Fire Hydrant Ordinance
Do you know where the closest fire hydrant is to your home? Hydrants are something we often take for granted and view as an ‘eyesore’ or an ‘inconvenience’ until the time comes when we need them to be accessible. Brunswick Regional Water and Sewer H2GO crews have seen a literal growing problem around our community’s fire hydrants: Many of their hydrants are being hidden with weeds, shrubbery, flowerbeds, posts, fences, and other obstructions because the hydrants provide a less than optimal sight.
These obstructions cause unnecessary delays when firefighters are forced to take time to locate hidden hydrants, slowing their response to a fire. Having timely, efficient access to a water supply is critically important to fighting fires. The longer it takes to access the supply, the quicker and more dangerous a fire can spread. H2GO works with local fire departments to ensure proper maintenance and operation of the more than 1,500 fire hydrants in its service area.
It’s becoming more of a challenge to maintain hydrants under a growing canopy of vegetation. “It’s becoming a public safety issue for our community. Our crews can’t get in there to work on some of these fire hydrants. Worse yet, the fire departments can’t get in there to hook up to them in the case of an emergency,” said H2GO Public Information Officer Tyler Wittkofsky. “Nobody wants to be responsible if a home burns down and someone is injured, and that is what will happen if we don’t nip this in the bud now.” The newly adopted fire hydrant ordinance language would require a three-foot clear space to be maintained around the circumference of fire hydrants and other fire protection equipment; and no grass, plants or other objects within this three-foot radius shall exceed six inches in height. No loose rocks or any other objects which may pose a tripping hazard shall be permitted within the foregoing radius and all fire hydrants and other fire protection equipment must have an unimpeded view range of at least two feet to each side along the roadway. This is the best way to ensure that H2GO’s team, as well as the fire department, has the clearest path to the fire hydrants and they will not be obstructed in the event of an emergency.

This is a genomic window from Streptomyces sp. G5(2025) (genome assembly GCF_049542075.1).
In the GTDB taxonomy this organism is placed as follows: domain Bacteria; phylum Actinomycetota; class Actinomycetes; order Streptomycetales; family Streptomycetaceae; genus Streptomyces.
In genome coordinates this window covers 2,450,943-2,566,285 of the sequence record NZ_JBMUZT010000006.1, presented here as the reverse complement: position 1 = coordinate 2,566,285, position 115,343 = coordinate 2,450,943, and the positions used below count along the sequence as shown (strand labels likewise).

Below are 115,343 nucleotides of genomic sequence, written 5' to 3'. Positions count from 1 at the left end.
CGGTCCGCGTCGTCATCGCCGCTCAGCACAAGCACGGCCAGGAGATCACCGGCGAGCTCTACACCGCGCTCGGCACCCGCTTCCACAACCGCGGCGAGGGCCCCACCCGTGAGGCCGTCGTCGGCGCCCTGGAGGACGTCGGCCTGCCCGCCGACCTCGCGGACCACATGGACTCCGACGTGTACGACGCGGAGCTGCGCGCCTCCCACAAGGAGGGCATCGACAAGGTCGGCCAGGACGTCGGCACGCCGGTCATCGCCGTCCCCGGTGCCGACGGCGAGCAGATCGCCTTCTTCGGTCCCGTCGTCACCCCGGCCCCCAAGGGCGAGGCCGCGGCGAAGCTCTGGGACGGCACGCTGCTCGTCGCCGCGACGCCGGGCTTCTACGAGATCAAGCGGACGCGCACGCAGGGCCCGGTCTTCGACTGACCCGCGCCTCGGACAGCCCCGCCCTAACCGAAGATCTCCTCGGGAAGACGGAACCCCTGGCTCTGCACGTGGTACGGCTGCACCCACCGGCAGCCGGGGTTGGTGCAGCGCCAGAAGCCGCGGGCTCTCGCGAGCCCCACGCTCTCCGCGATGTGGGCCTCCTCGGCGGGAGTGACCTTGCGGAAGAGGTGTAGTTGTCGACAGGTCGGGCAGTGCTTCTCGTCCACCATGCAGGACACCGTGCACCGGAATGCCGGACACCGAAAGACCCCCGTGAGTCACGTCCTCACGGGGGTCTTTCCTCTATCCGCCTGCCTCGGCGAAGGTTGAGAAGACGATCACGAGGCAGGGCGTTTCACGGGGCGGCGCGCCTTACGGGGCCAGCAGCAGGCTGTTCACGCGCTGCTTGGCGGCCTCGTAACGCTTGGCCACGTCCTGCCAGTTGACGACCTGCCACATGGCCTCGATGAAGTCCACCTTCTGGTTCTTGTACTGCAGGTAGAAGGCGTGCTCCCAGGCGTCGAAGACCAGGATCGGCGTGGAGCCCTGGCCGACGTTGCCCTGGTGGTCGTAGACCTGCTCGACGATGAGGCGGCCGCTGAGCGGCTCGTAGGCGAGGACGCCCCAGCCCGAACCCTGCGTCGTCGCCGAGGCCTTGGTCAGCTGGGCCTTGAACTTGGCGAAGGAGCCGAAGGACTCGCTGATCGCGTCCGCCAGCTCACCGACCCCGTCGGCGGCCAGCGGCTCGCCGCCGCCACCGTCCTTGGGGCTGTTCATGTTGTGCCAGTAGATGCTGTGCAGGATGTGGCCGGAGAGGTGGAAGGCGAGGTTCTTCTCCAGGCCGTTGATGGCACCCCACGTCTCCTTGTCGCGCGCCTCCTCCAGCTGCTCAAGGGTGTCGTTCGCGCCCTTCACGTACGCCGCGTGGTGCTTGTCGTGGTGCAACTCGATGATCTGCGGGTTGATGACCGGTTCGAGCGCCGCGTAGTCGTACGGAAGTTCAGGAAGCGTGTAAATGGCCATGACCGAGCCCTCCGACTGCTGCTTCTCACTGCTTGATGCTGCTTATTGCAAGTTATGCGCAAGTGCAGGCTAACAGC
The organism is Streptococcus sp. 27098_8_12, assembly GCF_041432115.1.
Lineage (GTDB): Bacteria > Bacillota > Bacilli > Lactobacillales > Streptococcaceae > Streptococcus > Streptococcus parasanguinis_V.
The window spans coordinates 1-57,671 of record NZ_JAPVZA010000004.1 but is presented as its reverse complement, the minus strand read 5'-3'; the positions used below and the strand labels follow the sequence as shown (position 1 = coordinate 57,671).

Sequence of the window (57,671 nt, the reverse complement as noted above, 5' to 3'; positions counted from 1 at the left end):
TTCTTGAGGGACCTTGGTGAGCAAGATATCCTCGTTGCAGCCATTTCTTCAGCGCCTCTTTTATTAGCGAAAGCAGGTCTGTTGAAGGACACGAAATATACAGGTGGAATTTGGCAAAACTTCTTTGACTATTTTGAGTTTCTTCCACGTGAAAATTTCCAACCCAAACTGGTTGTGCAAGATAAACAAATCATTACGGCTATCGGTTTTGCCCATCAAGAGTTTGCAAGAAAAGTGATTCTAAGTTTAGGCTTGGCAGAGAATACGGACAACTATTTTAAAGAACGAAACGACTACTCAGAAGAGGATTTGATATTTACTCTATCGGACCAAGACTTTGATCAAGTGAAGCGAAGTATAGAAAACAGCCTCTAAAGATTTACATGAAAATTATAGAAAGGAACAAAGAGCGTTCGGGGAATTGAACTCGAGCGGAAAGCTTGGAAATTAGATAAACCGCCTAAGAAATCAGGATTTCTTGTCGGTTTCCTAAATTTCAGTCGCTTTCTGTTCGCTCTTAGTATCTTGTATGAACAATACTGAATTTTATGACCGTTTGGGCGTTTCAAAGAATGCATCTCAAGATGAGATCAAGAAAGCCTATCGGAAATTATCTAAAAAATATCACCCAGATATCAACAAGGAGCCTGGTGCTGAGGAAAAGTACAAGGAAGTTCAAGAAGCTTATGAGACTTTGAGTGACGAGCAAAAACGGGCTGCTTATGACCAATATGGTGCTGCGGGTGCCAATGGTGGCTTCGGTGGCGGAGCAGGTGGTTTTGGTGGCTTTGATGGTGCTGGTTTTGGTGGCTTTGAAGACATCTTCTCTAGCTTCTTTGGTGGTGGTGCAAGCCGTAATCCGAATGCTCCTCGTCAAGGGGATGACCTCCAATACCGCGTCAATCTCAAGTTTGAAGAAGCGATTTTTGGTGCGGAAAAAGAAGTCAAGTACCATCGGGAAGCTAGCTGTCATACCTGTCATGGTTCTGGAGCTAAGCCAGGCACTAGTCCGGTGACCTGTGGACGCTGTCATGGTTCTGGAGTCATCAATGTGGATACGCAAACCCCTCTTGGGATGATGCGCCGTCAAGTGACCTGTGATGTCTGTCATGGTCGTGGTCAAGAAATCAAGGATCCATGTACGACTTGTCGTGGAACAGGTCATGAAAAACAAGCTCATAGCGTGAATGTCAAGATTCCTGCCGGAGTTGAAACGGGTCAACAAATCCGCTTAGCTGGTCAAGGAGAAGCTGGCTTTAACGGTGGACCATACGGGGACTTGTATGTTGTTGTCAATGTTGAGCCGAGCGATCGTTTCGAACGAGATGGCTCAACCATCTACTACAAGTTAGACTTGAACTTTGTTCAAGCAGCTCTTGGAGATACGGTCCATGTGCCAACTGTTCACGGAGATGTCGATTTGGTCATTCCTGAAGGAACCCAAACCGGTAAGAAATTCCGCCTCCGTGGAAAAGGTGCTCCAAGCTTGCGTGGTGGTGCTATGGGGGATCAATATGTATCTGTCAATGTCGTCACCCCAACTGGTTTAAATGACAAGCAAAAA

In addition to the new requirements, the ordinance also states that any person violating the ordinance could be convicted of a class 1 misdemeanor. It also gives H2GO the right to come in and remove the obstructions if the owner or HOA in charge does not comply with the new fire hydrant obstruction ordinance. “We will certainly be diplomatic and understanding about it, however we need something with some teeth to ensure we are protecting our community. We have spoken with homeowners and HOA’s in the past, sent out letters, but it seems to be falling on deaf ears. This ordinance is something that is necessary to make sure we are protecting our community,” says Wittkofsky.
Did you know that hidden hydrants are a safety concern? Is your dog the only one who knows where the neighborhood fire hydrant is? Hopefully not! Fire crews need to quickly find the nearest hydrant if there is a fire. Hidden hydrants cause needless delays.